Sunday Edition

The Rahul I (did not) know

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As an old pal put it, RG owes all of us roughly co-terminus in age with him an apology for the calls we got from our mothers on the day of his accession…

So, he was in your batch in college. No, Ma he was a year junior but he’s older than me by a couple of years; I was always the youngest in class, remember… (interrupts) It has nothing to do with any double promotion you got; I just fudged your age to get you into nursery and out of the house so I could finish my PhD in peace. And he obviously had to skip a year with all the security concerns following Mrs Gandhi’s assassination so that’s just swings and roundabouts… (silence, broken by self)

Yeah, but you know what Yogi Adityanath, who is my age, said, right? ‘I am a couple of years younger than Rahul (Gandhi) and a couple of years older than Akhilesh (Yadav) and I have done it without a famous surname’. Yes, he is the Chief Minister of Uttar Pradesh. You were not raised to be a dynast either so make your own way. But you are running out of time. Ok take care of yourself, bye.

I’m pretty certain a lot of you in your 40s had this or a similar conversation with your mother/parent the day Rahul Gandhi took over as president of the Congress Party. As if it isn’t enough dealing with the first flush of youth ebbing away faster than we would like, though there’s no way any of us will concede we’re not getting prettier by the day, we now have a ‘young’ leader to deal with. Gah. I propose on all our behalf to start a petition making it mandatory for anyone to be at least 60 years of age before s/he can head a political party or hold a Constitutional post and damn the demographic profile and whatever per cent of the population is below 26 or something similarly obscene. Seriously, it’s all getting a bit much now.

I go to buy bananas and the fruit-seller who is my go-to-man for political insights says: “Arre bhaiyya aap to young lagte ho Rahul Gandhi jaise, kuch aap bhi karo.” And proceeds to overcharge me as I get flustered when a couple of auntyjis (who the better half tells me are probably my age) start giggling at his wisecrack. I’m in my jammies and spouse’s castaway shawl plus weird woollen cap, though, so I deserve to be giggled at anyway.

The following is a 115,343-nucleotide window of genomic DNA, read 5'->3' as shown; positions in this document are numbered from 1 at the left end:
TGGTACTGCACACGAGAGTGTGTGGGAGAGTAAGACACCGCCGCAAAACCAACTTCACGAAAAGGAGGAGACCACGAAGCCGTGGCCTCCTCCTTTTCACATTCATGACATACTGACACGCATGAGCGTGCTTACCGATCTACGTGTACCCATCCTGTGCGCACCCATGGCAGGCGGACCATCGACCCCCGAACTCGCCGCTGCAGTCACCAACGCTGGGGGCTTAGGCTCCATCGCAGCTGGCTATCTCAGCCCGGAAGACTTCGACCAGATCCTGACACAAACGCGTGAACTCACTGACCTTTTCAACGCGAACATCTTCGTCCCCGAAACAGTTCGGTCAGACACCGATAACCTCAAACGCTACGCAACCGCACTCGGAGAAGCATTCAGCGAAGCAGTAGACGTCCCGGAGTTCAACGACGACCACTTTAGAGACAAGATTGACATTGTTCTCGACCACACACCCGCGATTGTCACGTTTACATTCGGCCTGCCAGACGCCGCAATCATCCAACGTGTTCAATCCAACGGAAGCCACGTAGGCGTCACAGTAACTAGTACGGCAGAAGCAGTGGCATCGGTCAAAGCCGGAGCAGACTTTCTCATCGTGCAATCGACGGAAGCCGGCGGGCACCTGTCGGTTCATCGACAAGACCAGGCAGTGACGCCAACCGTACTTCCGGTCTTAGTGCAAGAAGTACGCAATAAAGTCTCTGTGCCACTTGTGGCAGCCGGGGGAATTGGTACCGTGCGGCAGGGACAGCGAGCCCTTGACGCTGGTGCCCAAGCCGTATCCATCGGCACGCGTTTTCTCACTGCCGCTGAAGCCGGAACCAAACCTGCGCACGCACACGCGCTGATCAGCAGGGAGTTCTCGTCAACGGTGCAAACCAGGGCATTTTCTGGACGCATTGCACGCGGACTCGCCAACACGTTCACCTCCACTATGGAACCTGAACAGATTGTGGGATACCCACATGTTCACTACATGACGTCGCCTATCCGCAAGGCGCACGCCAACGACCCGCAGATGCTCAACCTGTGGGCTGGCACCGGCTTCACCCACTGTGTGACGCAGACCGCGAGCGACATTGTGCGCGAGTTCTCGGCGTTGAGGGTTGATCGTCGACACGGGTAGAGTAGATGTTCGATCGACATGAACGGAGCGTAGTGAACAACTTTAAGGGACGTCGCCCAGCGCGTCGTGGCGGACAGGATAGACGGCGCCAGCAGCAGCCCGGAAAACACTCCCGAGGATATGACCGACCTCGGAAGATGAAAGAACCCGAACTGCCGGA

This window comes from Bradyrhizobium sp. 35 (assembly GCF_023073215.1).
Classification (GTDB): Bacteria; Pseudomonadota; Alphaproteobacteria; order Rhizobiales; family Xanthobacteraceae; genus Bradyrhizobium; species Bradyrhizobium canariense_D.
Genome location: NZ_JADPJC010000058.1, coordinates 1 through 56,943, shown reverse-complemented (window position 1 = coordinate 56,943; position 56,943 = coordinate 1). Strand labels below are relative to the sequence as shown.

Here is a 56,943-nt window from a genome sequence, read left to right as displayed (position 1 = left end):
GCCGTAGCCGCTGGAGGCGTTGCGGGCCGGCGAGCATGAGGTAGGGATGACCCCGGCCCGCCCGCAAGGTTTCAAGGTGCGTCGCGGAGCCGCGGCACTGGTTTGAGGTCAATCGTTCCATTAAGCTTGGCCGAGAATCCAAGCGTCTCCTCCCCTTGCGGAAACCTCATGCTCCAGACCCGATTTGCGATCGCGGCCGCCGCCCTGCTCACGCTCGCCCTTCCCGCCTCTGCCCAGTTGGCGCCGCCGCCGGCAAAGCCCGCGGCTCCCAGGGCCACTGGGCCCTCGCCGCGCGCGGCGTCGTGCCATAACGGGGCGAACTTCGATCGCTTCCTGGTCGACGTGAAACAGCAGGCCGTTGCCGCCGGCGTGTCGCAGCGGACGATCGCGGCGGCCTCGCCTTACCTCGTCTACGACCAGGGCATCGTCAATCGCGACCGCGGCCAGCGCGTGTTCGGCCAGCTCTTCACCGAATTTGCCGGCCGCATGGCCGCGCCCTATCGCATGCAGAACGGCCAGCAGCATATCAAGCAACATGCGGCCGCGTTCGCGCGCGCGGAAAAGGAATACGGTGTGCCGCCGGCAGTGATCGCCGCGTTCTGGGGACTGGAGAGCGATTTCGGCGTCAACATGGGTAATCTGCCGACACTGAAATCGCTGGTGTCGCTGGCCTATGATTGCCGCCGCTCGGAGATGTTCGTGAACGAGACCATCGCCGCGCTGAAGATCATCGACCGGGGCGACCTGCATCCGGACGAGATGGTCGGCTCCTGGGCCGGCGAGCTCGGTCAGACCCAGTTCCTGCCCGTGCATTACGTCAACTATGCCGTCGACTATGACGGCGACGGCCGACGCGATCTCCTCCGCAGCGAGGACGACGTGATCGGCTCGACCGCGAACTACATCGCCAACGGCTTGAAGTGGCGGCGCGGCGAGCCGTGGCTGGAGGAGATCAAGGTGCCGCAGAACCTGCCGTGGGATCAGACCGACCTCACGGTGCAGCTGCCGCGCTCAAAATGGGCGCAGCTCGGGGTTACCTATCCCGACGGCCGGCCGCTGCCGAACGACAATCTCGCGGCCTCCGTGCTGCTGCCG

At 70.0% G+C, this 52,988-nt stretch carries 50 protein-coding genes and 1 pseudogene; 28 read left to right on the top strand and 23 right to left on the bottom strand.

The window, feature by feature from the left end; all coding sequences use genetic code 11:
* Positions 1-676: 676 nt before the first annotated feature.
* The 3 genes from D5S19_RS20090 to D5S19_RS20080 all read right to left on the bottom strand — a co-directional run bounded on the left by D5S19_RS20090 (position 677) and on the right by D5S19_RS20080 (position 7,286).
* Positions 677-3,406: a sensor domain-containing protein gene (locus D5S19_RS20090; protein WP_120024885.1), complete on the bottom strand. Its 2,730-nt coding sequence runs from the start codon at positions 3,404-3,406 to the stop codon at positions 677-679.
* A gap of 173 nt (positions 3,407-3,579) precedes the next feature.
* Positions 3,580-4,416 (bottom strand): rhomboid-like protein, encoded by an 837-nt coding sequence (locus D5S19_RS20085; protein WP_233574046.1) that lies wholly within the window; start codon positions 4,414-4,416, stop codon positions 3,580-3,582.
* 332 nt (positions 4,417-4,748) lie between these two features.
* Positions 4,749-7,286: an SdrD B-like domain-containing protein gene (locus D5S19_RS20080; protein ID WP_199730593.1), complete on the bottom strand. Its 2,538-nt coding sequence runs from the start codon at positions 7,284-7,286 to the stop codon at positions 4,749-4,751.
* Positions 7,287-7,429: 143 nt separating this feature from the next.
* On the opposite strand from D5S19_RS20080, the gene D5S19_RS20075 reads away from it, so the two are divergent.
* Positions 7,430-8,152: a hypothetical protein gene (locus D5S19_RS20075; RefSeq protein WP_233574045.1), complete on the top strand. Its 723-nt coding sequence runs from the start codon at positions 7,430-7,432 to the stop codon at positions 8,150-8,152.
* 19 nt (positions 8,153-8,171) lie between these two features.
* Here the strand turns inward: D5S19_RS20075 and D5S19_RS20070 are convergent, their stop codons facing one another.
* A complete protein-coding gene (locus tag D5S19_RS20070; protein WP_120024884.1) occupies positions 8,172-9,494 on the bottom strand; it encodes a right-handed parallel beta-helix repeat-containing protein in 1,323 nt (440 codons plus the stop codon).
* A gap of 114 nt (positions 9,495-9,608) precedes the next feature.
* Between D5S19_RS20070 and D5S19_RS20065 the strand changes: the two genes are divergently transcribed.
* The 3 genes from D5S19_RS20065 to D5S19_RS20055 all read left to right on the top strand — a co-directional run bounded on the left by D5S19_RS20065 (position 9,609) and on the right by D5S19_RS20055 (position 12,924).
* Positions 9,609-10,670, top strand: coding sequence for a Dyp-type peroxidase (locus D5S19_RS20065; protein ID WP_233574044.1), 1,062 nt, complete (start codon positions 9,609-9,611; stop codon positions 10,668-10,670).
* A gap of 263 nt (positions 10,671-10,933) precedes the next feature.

Same day, evening. I’m speaking to my daughter telling her I’ve gotten very out of shape ever since moving to Delhi but I get zilch sympathy: ‘C’mon, Baba — if Rahul Gandhi can find time for Aikido despite being the president of the oldest political party in India you can go for your run and do your weights.’ She obviously takes after her paternal grandmother.    

I cast my mind back to College and remember that RG did come in as a fachch (short for fachcha, which itself is Hindi colloquial for fresher) for a while and one of my pals from a political family who knew him said don’t rag him please so I didn’t… plus I had far too much going on in my own life to be bothered one way or the other. Next time I dropped by college — I think it would be fair to say I was a bird of pretty infrequent passage in the once hallowed portals of St Stephen’s — the same friend mentioned Rahul had gone off to the US or someplace and I thought no more of it.

Rahul Gandhi’s accession, despite his obvious sincerity, has once again induced rethinking by yours truly on the nature of the dynastic beast in Indian politics. First sparked years ago thanks to discussions with the Late Rajinder Puri, that indefatigable warrior against dynasty at a time when it wasn’t fashionable to be so who was so generous with his time to a journalist his junior by decades, I must report that I find the golden mean between the essence of a meritocratic society and the family tradition extant across most political organisations in India which creates an eco-system of patronage still rather elusive. Especially, as I can fairly be identified as being the intellectual off-spring of the Nehruvian state albeit with enigma variations and without partaking of any of the benefits that moniker brought the rent-seeking classes possibly because of a relatively spartan Gandhian-Communist meets secularized Christian ethical code early upbringing before being launched unprepared into an India that had turned on its axis post-1991 economic liberalisation.

So, let's wait and watch if another of the Lost Generation finds his way in any meaningful manner. In the interim, I am switching fruit-sellers.

(The writer is Consulting Editor, The Pioneer)




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